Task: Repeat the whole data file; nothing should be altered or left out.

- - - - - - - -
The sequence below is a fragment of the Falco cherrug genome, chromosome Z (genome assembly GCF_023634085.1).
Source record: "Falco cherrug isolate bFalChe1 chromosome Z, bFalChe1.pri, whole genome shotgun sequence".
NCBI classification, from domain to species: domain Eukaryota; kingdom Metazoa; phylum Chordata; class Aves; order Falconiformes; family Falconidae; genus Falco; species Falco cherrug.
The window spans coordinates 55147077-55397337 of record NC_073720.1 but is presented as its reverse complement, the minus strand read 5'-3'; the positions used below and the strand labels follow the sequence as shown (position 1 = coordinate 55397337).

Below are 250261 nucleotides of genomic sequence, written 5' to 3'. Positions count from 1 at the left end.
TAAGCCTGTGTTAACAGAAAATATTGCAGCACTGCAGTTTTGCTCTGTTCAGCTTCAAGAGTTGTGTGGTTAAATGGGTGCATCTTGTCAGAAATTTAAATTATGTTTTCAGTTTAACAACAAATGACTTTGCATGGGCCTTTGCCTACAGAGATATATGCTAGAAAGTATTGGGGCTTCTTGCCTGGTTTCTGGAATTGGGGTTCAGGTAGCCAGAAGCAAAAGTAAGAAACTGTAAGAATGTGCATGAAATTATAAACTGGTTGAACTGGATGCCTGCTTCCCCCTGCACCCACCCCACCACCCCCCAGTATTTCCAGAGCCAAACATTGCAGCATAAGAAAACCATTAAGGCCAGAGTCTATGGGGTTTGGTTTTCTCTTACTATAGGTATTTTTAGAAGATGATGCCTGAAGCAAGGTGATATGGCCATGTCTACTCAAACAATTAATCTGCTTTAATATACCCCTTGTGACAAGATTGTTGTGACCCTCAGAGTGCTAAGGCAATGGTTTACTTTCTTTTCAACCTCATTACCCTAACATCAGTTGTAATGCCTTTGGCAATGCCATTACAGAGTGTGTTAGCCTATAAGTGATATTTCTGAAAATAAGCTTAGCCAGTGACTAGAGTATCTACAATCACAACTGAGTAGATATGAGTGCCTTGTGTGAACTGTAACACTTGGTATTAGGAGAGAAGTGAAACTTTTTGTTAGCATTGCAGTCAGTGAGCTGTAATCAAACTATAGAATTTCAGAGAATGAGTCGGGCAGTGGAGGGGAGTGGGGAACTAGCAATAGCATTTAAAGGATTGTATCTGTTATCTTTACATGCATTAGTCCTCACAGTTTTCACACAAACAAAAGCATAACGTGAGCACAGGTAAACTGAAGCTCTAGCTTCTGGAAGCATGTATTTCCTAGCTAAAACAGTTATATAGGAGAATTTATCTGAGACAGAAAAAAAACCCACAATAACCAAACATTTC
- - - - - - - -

The sequence below is a fragment of the Falco cherrug genome, chromosome Z (genome assembly GCF_023634085.1).
Source record: "Falco cherrug isolate bFalChe1 chromosome Z, bFalChe1.pri, whole genome shotgun sequence".
NCBI classification, from domain to species: domain Eukaryota; kingdom Metazoa; phylum Chordata; class Aves; order Falconiformes; family Falconidae; genus Falco; species Falco cherrug.
The window spans coordinates 55147077-55397337 of record NC_073720.1 but is presented as its reverse complement, the minus strand read 5'-3'; the positions used below and the strand labels follow the sequence as shown (position 1 = coordinate 55397337).

Below are 250261 nucleotides of genomic sequence, written 5' to 3'. Positions count from 1 at the left end.
TAAGCCTGTGTTAACAGAAAATATTGCAGCACTGCAGTTTTGCTCTGTTCAGCTTCAAGAGTTGTGTGGTTAAATGGGTGCATCTTGTCAGAAATTTAAATTATGTTTTCAGTTTAACAACAAATGACTTTGCATGGGCCTTTGCCTACAGAGATATATGCTAGAAAGTATTGGGGCTTCTTGCCTGGTTTCTGGAATTGGGGTTCAGGTAGCCAGAAGCAAAAGTAAGAAACTGTAAGAATGTGCATGAAATTATAAACTGGTTGAACTGGATGCCTGCTTCCCCCTGCACCCACCCCACCACCCCCCAGTATTTCCAGAGCCAAACATTGCAGCATAAGAAAACCATTAAGGCCAGAGTCTATGGGGTTTGGTTTTCTCTTACTATAGGTATTTTTAGAAGATGATGCCTGAAGCAAGGTGATATGGCCATGTCTACTCAAACAATTAATCTGCTTTAATATACCCCTTGTGACAAGATTGTTGTGACCCTCAGAGTGCTAAGGCAATGGTTTACTTTCTTTTCAACCTCATTACCCTAACATCAGTTGTAATGCCTTTGGCAATGCCATTACAGAGTGTGTTAGCCTATAAGTGATATTTCTGAAAATAAGCTTAGCCAGTGACTAGAGTATCTACAATCACAACTGAGTAGATATGAGTGCCTTGTGTGAACTGTAACACTTGGTATTAGGAGAGAAGTGAAACTTTTTGTTAGCATTGCAGTCAGTGAGCTGTAATCAAACTATAGAATTTCAGAGAATGAGTCGGGCAGTGGAGGGGAGTGGGGAACTAGCAATAGCATTTAAAGGATTGTATCTGTTATCTTTACATGCATTAGTCCTCACAGTTTTCACACAAACAAAAGCATAACGTGAGCACAGGTAAACTGAAGCTCTAGCTTCTGGAAGCATGTATTTCCTAGCTAAAACAGTTATATAGGAGAATTTATCTGAGACAGAAAAAAAACCCACAATAACCAAACATTTC